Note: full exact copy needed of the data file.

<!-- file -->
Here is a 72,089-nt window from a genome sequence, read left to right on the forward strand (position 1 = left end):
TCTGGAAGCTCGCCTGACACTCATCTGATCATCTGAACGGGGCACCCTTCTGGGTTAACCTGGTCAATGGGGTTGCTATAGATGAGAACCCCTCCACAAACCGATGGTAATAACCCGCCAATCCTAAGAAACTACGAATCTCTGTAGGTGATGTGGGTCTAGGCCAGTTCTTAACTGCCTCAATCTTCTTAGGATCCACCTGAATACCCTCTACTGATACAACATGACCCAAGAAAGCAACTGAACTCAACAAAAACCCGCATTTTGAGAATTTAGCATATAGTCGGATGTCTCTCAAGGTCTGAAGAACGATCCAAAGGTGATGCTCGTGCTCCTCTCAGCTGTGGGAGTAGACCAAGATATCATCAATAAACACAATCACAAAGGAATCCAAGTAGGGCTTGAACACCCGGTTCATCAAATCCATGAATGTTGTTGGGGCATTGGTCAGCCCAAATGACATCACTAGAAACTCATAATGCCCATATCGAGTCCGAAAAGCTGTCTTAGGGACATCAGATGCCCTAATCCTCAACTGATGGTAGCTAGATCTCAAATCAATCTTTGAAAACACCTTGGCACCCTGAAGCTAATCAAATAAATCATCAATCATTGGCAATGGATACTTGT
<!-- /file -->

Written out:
Here is a 72,089-nt window from a genome sequence, read left to right on the forward strand (position 1 = left end):
TCTGGAAGCTCGCCTGACACTCATCTGATCATCTGAACGGGGCACCCTTCTGGGTTAACCTGGTCAATGGGGTTGCTATAGATGAGAACCCCTCCACAAACCGATGGTAATAACCCGCCAATCCTAAGAAACTACGAATCTCTGTAGGTGATGTGGGTCTAGGCCAGTTCTTAACTGCCTCAATCTTCTTAGGATCCACCTGAATACCCTCTACTGATACAACATGACCCAAGAAAGCAACTGAACTCAACAAAAACCCGCATTTTGAGAATTTAGCATATAGTCGGATGTCTCTCAAGGTCTGAAGAACGATCCAAAGGTGATGCTCGTGCTCCTCTCAGCTGTGGGAGTAGACCAAGATATCATCAATAAACACAATCACAAAGGAATCCAAGTAGGGCTTGAACACCCGGTTCATCAAATCCATGAATGTTGTTGGGGCATTGGTCAGCCCAAATGACATCACTAGAAACTCATAATGCCCATATCGAGTCCGAAAAGCTGTCTTAGGGACATCAGATGCCCTAATCCTCAACTGATGGTAGCTAGATCTCAAATCAATCTTTGAAAACACCTTGGCACCCTGAAGCTAATCAAATAAATCATCAATCATTGGCAATGGATACTTGT